|Br-rich tips of calcified crab claws are less hard but more fracture resistant: A comparison of mineralized and heavy-element biological materials|
|Schofield, RMS; Niedbala, JC; Nesson, MH; Tao, Y; Shokes, JE; Scott, RA; Latimer, MJ; Tao Y(陶冶)
|Source Publication||JOURNAL OF STRUCTURAL BIOLOGY
|Corresponding Author||Schofield, RMS (reprint author), Univ Oregon, Dept Phys, Eugene, OR 97403 USA.
|Abstract||We find that the spoon-like tips of the chelipeds (large claws) of the crab Pachygrapsus crassipes differ from the rest of the claw in that they are not calcified, but instead contain about 1% bromine-thus they represent a new example of a class of structural biological materials that contain heavy elements such as Zn, Mn, Fe, Cu, and Br bound in an organic matrix. X-ray absorption spectroscopy data suggest that the bromine is bound to phenyl rings, possibly in tyrosine. We measure a broad array of mechanical properties of a heavy-element biological material for the first time (abrasion resistance, coefficient of kinetic friction, energy of fracture, hardness, modulus of elasticity and dynamic mechanical properties), and we make a direct comparison with a mineralized tissue. Our results suggest that the greatest advantage of bromine-rich cuticle over calcified cuticle is resistance to fracture (the energy of fracture is about an order of magnitude greater than for calcified cuticle). The greatest advantage relative to unenriched cuticle, represented by ant mandible cuticle, is a factor of about 1.5 greater hardness and modulus of elasticity. The spoon-like tips gain additional fracture resistance from the orientation of the constituent laminae and from the viscoelasticity of the material. We suggest that fracture resistance is of greater importance in smaller organisms, and we speculate that one function of heavy elements in structural biological materials is to reduce molecular resonant frequencies and thereby increase absorption of energy from impacts. (C) 2009 Elsevier Inc. All rights reserved.|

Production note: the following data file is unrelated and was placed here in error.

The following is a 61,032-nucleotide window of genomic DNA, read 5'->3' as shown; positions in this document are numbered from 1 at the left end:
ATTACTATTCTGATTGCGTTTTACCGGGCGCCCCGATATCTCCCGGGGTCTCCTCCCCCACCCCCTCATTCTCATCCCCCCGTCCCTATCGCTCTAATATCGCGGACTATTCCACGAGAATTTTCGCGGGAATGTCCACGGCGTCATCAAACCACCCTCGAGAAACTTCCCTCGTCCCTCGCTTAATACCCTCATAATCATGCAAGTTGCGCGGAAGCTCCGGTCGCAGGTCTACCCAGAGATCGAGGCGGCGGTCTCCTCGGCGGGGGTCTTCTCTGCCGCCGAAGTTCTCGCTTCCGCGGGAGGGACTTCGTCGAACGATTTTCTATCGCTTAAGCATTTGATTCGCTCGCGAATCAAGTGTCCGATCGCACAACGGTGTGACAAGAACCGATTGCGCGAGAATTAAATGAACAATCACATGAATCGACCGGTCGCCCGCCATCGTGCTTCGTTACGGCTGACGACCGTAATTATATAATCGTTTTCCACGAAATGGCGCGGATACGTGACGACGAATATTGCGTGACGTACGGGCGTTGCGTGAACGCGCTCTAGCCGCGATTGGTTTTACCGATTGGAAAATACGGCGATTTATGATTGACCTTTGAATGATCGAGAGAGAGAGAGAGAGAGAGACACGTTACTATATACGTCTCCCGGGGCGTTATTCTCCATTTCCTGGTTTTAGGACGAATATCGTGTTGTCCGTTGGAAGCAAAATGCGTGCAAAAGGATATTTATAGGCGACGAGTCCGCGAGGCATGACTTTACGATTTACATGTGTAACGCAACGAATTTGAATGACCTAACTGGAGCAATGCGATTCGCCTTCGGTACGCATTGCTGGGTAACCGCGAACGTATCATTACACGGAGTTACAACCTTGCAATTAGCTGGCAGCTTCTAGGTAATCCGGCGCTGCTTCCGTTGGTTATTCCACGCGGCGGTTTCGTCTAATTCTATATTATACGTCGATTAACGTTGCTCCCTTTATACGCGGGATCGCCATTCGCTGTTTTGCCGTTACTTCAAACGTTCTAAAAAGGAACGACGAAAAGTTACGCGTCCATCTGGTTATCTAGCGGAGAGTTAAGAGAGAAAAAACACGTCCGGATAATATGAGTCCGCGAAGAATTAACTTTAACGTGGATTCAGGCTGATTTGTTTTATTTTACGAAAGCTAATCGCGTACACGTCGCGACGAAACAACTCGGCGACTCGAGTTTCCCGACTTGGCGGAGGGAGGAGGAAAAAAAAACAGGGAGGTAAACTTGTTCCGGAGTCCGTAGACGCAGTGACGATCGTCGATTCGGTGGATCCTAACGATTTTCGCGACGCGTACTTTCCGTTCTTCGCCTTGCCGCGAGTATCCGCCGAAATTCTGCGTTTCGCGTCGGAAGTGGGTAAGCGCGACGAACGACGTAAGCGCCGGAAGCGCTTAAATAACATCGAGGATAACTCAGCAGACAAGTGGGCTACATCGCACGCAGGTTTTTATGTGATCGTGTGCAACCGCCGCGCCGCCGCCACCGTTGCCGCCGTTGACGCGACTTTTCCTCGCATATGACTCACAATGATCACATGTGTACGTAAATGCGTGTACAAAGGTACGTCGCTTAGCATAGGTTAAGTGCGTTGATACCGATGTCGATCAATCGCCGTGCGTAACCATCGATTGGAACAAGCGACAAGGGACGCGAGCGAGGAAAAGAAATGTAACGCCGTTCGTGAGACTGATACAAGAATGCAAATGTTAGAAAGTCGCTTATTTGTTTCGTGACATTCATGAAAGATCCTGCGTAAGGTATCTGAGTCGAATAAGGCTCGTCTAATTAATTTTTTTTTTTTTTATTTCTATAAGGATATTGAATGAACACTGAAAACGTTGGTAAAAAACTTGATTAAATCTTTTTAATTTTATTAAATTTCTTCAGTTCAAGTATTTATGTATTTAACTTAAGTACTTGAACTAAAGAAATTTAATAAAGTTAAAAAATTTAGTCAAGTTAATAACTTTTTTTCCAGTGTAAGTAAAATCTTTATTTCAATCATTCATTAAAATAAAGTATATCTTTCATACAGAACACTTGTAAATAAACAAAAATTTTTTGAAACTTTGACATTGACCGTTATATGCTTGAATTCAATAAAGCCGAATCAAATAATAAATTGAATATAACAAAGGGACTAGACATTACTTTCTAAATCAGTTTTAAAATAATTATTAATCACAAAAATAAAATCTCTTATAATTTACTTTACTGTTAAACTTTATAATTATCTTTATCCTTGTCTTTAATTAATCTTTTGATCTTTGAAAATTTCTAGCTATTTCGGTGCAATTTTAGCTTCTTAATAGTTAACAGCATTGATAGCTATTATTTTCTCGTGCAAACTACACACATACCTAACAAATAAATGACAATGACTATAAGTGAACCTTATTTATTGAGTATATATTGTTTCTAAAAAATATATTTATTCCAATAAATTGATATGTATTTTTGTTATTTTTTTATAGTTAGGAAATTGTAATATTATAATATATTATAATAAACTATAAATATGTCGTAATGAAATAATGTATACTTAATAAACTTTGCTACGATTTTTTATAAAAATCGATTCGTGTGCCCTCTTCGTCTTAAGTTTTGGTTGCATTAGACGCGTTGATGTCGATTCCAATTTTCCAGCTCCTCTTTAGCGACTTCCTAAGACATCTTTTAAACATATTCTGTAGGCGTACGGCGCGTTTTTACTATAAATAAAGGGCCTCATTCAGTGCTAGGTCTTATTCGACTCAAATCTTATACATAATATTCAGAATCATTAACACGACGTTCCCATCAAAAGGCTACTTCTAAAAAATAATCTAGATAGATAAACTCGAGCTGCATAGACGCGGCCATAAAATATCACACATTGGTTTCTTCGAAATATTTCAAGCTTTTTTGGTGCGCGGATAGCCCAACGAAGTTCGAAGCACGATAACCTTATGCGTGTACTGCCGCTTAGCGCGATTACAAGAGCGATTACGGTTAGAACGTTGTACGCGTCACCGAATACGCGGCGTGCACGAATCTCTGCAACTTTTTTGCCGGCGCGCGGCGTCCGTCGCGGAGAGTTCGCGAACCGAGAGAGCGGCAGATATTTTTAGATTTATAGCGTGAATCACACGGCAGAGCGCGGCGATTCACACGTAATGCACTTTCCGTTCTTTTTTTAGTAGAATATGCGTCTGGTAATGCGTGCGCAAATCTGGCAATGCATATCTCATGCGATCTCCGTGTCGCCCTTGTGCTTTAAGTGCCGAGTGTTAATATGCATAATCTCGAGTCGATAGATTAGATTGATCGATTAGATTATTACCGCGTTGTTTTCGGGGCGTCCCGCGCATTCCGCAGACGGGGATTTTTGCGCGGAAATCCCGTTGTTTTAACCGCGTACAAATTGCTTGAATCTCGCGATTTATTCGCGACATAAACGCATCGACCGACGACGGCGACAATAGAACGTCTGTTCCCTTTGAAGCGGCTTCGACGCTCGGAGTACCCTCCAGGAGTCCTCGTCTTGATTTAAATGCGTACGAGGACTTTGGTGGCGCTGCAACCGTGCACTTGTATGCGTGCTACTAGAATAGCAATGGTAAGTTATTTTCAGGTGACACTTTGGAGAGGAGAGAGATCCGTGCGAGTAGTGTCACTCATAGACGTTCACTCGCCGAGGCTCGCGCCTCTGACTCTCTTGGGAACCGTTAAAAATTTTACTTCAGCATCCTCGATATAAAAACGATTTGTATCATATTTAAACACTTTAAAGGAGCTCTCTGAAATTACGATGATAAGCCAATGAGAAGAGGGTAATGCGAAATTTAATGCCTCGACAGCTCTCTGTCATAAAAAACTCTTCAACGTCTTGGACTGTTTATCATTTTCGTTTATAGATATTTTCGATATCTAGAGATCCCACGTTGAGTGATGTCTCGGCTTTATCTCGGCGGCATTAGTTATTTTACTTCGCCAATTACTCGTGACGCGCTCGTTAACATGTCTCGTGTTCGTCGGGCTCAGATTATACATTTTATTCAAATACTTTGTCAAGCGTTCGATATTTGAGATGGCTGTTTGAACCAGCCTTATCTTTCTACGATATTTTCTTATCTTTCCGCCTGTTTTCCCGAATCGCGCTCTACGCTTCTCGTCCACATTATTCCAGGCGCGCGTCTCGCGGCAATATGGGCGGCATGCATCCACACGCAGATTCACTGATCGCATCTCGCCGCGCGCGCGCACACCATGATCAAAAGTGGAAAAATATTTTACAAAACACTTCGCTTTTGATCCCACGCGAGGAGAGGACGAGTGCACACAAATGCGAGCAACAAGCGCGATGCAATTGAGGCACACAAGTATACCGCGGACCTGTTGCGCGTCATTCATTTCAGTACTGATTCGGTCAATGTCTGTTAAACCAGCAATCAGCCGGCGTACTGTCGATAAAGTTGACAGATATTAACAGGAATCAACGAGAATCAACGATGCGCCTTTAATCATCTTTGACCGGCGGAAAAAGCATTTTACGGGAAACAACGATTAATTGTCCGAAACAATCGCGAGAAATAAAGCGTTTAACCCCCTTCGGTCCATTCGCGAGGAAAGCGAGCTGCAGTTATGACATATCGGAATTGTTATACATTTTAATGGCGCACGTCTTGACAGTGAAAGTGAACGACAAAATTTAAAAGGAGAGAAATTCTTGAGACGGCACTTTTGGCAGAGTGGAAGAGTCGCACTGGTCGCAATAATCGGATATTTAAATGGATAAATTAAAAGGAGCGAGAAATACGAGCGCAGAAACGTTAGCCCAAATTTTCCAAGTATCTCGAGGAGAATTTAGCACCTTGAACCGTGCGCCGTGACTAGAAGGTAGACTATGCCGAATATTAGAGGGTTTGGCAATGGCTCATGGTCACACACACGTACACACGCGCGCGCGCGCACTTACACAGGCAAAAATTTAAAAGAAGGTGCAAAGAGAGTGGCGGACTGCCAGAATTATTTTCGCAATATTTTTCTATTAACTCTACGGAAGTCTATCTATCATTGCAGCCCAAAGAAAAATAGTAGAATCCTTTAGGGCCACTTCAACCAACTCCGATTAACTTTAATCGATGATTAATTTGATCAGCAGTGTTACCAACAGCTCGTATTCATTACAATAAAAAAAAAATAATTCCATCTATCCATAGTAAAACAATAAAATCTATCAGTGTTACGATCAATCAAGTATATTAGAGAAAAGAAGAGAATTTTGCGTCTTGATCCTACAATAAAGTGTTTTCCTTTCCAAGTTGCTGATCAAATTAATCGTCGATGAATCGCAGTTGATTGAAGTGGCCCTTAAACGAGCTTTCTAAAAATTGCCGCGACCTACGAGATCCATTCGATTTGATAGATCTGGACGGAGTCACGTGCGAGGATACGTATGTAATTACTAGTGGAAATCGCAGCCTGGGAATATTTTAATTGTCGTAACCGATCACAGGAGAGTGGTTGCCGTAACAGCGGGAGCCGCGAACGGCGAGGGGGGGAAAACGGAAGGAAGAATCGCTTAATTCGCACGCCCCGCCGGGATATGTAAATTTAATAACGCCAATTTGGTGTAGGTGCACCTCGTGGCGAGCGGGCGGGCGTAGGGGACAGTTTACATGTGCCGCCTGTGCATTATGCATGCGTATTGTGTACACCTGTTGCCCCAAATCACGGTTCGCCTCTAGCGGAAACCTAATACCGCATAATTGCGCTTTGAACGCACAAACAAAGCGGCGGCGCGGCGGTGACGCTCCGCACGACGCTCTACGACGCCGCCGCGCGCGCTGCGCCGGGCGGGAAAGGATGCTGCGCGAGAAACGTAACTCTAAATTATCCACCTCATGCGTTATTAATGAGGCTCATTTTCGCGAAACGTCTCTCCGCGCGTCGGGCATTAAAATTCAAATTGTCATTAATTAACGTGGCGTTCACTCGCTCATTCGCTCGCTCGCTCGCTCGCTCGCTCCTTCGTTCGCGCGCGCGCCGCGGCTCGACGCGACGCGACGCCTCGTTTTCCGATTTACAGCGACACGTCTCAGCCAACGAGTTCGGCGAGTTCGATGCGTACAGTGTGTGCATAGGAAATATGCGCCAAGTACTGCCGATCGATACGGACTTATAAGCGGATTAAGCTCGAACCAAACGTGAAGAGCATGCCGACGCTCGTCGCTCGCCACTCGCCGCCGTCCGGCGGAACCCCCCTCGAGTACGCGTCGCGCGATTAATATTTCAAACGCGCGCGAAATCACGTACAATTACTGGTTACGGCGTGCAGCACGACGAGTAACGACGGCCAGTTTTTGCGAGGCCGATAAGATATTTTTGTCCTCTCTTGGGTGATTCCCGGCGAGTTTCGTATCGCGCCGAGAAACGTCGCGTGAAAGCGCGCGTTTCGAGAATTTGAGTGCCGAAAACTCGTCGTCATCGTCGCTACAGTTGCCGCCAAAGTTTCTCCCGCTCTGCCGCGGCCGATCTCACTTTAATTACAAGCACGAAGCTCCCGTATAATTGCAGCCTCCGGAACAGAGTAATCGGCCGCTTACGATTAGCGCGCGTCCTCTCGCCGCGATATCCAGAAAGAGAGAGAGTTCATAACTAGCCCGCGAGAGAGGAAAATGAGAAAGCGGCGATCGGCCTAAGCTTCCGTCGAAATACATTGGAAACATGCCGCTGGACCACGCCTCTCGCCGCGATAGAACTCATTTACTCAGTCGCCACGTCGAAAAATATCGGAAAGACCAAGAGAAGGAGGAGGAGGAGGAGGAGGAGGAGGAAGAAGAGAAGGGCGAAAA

Modulus of elasticity
Energy of fracture
Scanning X-ray microscopy
Scanning X-ray microprobe spectroscopy
|Subject Area||Biochemistry & Molecular Biology; Biophysics; Cell Biology
|WOS Subject||Biochemistry & Molecular Biology
; Cell Biology
Schofield, RMS,Niedbala, JC,Nesson, MH,et al. Br-rich tips of calcified crab claws are less hard but more fracture resistant: A comparison of mineralized and heavy-element biological materials[J]. JOURNAL OF STRUCTURAL BIOLOGY,2009,166(3):#REF!.
Schofield, RMS.,Niedbala, JC.,Nesson, MH.,Tao, Y.,Shokes, JE.,...&陶冶.(2009).Br-rich tips of calcified crab claws are less hard but more fracture resistant: A comparison of mineralized and heavy-element biological materials.JOURNAL OF STRUCTURAL BIOLOGY,166(3),#REF!.
Schofield, RMS,et al."Br-rich tips of calcified crab claws are less hard but more fracture resistant: A comparison of mineralized and heavy-element biological materials".JOURNAL OF STRUCTURAL BIOLOGY 166.3(2009):#REF!.
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